Pepsi’s CEO would like Americans to drink more Pepsi. Ford’s chief would like Americans to drive more Fords. And Erik Prince, head of the international security firm Frontier Services Group and infamous founder of the private military company once known as Blackwater, would like Americans to hire more military contractors in Afghanistan.
These are the most banal, obvious opinions possible: Corporate executives always want more customers. But only one of them received valuable space in the nation’s most prominent op-ed pages to make his pitch.
What is the point of doing this?
Prince has two points in his op-ed in today’s New York Times, which is titled “Contractors, not troops, will save Afghanistan.” First, he writes that people should stop saying mean things about private security firms like the one he runs and saying they employ “mercenaries” because such “paid volunteers” were basically responsible for the defeat of Japan in World War II (I rather think the massive U.S. military forces deployed in the Pacific helped, along with the nuclear weapons, but then, I’ve never run a mercenary force).
And second, he would very much appreciate it if the U.S. would move to an Afghanistan strategy that relied on private security firms like the one he runs. His proposal involves contracting “less than 6,000” mercenaries to “live, train and patrol alongside their Afghan counterparts.” Prince doesn’t explain why it’s important that such a role be played by hired guns rather than U.S. forces, but he does admit that he would be competing for the contracts.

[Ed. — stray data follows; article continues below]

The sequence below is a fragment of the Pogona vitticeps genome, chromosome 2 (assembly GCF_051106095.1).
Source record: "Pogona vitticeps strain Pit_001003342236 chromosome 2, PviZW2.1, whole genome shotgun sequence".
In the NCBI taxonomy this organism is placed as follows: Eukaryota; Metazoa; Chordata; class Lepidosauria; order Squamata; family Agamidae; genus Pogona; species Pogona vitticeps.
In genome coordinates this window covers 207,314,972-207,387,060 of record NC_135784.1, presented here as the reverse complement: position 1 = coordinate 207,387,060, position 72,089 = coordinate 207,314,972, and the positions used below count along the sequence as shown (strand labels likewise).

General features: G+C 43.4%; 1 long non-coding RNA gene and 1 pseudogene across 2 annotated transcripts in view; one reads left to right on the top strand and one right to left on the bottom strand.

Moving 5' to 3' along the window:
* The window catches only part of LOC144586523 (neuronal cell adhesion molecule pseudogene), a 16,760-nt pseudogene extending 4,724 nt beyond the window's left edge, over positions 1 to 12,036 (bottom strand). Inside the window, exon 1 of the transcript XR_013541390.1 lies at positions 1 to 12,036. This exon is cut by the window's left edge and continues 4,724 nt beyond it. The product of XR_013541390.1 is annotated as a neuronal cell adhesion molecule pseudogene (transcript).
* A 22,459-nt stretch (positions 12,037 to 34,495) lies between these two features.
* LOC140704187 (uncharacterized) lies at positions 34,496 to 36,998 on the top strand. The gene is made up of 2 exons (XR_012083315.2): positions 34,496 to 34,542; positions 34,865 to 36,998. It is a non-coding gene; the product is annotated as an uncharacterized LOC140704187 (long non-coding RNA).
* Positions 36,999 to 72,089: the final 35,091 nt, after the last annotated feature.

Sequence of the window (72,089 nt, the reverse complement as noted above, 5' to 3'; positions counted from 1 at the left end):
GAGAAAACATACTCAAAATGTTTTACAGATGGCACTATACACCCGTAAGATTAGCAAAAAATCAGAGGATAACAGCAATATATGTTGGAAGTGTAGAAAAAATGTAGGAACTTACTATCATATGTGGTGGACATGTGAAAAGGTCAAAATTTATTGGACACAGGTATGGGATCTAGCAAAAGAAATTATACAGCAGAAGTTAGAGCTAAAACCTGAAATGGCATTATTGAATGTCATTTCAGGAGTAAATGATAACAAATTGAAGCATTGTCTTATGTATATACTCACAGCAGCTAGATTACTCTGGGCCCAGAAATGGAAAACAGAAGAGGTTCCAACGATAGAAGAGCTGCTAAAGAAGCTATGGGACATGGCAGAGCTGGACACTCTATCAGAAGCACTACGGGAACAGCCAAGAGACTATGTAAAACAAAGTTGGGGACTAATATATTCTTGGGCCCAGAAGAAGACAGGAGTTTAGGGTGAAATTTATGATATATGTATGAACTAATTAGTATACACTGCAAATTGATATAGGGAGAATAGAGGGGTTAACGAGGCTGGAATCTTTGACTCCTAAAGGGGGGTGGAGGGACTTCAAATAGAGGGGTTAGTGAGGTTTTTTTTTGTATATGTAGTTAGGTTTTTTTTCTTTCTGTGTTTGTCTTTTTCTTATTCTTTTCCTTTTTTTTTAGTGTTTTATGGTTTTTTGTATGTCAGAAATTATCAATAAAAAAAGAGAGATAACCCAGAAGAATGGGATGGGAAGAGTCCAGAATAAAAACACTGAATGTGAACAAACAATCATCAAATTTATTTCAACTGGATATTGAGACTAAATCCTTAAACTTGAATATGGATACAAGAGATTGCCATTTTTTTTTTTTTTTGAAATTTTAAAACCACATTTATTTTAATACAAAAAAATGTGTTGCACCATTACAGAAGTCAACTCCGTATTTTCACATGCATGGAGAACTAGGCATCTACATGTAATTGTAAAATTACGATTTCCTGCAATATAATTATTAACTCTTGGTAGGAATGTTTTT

The value to readers of Prince’s pieces, which literally involve shilling for contracts for his own company, are, shall we say, minimal:
The Times op-ed doesn’t even break new ground for Prince. He was similarly granted op-ed space in USA Today and The Wall Street Journal in recent months, and Prince used those platforms to call for the U.S. to employ more private security forces. (Those op-eds also included discussion of creating a “viceroy” for Afghanistan, a suggestion that, while risible, at least doesn’t necessarily involve the author’s economic benefit.) And his proposal has drawn substantial attention from the newsrooms of numerous outlets and been widely criticized by a panoply of national security reporters and experts.
If the Times' opinion editors feel that this debate is an important one and their readers should hear the case that private security forces are the element necessary for stabilizing Afghanistan, they should find an expert who doesn't run a private security force to make that argument. If no such person exists, that in itself speaks volumes about Prince's position.
The Times' opinion section has drawn criticism this year -- including from within the paper’s newsroom -- for hiring climate denier Bret Stephens as a columnist and publishing notorious conspiracy theorist Louise Mensch in its op-ed pages. Meanwhile, the paper sold subscriptions following Trump’s election based on the premise that it would oppose Trumpian “alternative facts.”